Frances Anne Kemble

(27 November 1809 - 15 January 1893 / London, England)

Lines. - Poem by Frances Anne Kemble

Here be the free gifts of the morning for thee;
Dog-roses, with their thorns all strung with pearls,
And a large round diamond in each rosy cup:
Their leaves are the colour of Aurora's cheeks.
Here is a pale white flower, without a name,
At least to me, who am a stranger here:
It has a delicate almond smell, and grew
Among thick boughs, and leaves that guarded it.
Poor thing! I took it from its shelter for thee.
Here be some lilac heads of clover, sweet
As the breath of love: they lay amongst the hay
In a new-mown meadow, glittering in the sun.
Here are the leaves of the wild vine, that shine
Like glass without, and underneath are white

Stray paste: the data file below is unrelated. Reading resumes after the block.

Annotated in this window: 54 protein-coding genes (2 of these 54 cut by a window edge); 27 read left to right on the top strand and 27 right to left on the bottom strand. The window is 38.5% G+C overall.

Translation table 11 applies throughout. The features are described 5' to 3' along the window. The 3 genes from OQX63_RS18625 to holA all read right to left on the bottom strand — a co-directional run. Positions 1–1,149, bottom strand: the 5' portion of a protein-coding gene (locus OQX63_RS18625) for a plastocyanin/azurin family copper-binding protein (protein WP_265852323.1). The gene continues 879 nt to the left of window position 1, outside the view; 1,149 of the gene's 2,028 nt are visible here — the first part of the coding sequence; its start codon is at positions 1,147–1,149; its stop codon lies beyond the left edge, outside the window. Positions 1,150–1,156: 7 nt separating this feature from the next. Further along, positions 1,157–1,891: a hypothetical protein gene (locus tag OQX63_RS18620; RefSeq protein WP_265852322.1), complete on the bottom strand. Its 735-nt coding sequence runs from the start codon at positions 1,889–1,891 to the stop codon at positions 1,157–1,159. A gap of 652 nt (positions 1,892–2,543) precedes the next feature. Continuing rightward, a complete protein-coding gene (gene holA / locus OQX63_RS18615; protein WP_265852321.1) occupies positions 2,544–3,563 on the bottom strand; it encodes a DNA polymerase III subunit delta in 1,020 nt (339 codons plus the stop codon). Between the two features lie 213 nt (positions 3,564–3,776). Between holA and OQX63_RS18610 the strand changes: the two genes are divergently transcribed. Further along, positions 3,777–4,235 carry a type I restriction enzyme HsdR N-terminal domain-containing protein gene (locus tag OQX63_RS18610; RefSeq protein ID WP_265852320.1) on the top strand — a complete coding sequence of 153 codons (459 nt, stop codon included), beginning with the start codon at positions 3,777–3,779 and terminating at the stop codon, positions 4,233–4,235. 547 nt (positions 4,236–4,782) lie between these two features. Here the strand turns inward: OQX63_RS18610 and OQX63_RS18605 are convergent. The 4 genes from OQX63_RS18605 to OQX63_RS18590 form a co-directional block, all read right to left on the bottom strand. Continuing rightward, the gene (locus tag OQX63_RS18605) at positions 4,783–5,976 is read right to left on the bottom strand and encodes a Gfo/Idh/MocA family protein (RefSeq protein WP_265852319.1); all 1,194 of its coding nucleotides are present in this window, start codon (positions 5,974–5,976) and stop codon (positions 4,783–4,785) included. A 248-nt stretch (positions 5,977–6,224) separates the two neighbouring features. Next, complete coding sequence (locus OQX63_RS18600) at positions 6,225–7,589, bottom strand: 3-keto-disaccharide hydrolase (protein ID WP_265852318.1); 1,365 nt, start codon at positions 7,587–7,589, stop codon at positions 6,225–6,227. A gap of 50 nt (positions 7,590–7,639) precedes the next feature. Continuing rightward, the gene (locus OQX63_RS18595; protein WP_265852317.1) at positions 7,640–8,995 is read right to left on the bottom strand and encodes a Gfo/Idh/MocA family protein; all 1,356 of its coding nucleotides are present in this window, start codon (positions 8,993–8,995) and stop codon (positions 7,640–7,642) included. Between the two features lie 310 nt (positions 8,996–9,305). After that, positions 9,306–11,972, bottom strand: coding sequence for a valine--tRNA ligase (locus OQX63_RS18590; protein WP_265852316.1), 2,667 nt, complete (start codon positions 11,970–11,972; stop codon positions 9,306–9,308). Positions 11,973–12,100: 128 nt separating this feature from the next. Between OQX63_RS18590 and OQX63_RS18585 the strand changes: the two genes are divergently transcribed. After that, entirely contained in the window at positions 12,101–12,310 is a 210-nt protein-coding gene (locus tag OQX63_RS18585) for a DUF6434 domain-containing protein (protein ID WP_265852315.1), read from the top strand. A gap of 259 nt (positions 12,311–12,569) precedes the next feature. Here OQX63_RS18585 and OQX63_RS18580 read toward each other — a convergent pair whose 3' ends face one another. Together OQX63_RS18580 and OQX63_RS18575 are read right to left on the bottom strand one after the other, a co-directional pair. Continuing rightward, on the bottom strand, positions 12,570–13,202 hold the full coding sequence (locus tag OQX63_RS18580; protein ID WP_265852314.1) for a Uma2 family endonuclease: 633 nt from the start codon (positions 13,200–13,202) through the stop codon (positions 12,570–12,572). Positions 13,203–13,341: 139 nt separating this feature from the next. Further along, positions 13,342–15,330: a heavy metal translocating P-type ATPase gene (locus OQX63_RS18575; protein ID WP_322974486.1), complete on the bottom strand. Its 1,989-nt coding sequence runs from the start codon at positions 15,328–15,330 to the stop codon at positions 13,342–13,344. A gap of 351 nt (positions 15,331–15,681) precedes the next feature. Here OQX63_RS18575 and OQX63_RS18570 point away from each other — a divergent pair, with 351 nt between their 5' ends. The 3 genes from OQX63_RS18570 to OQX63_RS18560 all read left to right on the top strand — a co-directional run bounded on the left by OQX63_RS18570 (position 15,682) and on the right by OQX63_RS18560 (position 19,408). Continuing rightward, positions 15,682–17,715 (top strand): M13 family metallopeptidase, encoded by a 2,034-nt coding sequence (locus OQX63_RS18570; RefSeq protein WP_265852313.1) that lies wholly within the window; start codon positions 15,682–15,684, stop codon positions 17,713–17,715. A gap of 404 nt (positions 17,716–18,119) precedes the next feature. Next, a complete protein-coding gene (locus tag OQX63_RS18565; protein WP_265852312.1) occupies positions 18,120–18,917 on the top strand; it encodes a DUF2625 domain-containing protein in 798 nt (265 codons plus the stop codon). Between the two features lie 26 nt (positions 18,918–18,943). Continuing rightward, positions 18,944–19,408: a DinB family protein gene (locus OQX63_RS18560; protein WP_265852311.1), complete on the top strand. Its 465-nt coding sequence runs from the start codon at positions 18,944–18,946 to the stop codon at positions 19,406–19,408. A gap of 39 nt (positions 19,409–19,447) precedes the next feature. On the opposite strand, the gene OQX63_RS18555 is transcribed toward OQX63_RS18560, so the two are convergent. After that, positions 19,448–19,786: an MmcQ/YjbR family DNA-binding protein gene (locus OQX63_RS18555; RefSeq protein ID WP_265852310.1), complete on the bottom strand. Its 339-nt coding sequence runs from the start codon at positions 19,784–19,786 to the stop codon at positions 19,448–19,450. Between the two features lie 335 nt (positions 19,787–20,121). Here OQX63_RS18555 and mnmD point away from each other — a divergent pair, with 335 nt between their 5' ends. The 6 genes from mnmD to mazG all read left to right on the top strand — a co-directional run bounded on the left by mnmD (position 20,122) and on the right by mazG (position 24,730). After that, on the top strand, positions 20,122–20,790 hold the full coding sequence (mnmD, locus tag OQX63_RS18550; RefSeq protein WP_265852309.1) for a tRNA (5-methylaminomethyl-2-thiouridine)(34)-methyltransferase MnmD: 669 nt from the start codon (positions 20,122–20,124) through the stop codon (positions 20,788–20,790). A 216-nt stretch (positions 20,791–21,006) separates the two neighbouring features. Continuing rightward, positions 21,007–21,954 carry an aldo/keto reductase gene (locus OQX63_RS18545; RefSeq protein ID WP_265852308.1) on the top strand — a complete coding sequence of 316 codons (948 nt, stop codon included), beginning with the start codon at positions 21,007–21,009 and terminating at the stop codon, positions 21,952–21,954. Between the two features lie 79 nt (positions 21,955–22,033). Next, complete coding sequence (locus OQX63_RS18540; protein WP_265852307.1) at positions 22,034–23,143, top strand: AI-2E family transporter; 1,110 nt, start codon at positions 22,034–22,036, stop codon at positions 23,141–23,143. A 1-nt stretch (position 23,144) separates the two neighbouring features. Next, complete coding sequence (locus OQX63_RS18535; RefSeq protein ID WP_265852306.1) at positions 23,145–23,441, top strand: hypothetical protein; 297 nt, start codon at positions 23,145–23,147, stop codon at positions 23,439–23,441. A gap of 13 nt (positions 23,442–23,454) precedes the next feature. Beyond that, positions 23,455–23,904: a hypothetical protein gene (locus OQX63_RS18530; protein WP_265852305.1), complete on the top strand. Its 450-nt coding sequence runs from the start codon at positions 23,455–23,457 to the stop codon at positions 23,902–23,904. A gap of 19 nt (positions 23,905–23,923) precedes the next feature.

And soft as a swan's breast. There is an oak branch;
I gather'd it, because it grows at home,
And in this strange land look'd as sad and loving
As a friend's face: when it is wither'd, keep it.
They are all heavy with the tears of the night,
Who weeps, because she may not meet the sun;
And when he comes down from the mountain tops,
Parting the forests with his hands of fire,
He drinks her weeping, kissing all the flowers
With passionate love, which makes them look so blushing.

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Poem Submitted: Monday, September 6, 2010

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